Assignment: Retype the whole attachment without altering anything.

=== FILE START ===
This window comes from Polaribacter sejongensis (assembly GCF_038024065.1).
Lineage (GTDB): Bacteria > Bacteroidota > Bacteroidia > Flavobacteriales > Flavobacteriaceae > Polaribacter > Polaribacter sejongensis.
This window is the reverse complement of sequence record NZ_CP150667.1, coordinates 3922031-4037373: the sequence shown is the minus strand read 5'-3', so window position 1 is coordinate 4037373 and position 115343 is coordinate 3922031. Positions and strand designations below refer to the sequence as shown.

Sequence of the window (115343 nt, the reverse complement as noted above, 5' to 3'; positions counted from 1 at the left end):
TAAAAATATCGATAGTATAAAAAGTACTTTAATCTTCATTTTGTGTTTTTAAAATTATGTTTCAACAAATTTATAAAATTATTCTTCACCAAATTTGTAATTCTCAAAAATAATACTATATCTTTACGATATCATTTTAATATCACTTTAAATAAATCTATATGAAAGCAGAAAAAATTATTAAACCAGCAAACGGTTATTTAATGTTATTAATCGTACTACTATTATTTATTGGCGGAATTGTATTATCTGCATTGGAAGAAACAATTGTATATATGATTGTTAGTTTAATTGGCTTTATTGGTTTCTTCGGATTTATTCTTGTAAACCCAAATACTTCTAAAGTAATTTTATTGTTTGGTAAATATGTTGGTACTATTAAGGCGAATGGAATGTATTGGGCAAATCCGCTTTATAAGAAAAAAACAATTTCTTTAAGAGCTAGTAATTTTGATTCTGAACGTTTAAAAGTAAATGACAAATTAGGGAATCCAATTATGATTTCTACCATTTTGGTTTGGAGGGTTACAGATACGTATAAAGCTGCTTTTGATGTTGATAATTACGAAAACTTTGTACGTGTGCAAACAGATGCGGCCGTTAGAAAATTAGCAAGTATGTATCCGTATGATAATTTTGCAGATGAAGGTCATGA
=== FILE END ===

This window comes from Polaribacter sejongensis (assembly GCF_038024065.1).
Lineage (GTDB): Bacteria > Bacteroidota > Bacteroidia > Flavobacteriales > Flavobacteriaceae > Polaribacter > Polaribacter sejongensis.
This window is the reverse complement of sequence record NZ_CP150667.1, coordinates 3922031-4037373: the sequence shown is the minus strand read 5'-3', so window position 1 is coordinate 4037373 and position 115343 is coordinate 3922031. Positions and strand designations below refer to the sequence as shown.

Sequence of the window (115343 nt, the reverse complement as noted above, 5' to 3'; positions counted from 1 at the left end):
TAAAAATATCGATAGTATAAAAAGTACTTTAATCTTCATTTTGTGTTTTTAAAATTATGTTTCAACAAATTTATAAAATTATTCTTCACCAAATTTGTAATTCTCAAAAATAATACTATATCTTTACGATATCATTTTAATATCACTTTAAATAAATCTATATGAAAGCAGAAAAAATTATTAAACCAGCAAACGGTTATTTAATGTTATTAATCGTACTACTATTATTTATTGGCGGAATTGTATTATCTGCATTGGAAGAAACAATTGTATATATGATTGTTAGTTTAATTGGCTTTATTGGTTTCTTCGGATTTATTCTTGTAAACCCAAATACTTCTAAAGTAATTTTATTGTTTGGTAAATATGTTGGTACTATTAAGGCGAATGGAATGTATTGGGCAAATCCGCTTTATAAGAAAAAAACAATTTCTTTAAGAGCTAGTAATTTTGATTCTGAACGTTTAAAAGTAAATGACAAATTAGGGAATCCAATTATGATTTCTACCATTTTGGTTTGGAGGGTTACAGATACGTATAAAGCTGCTTTTGATGTTGATAATTACGAAAACTTTGTACGTGTGCAAACAGATGCGGCCGTTAGAAAATTAGCAAGTATGTATCCGTATGATAATTTTGCAGATGAAGGTCATGA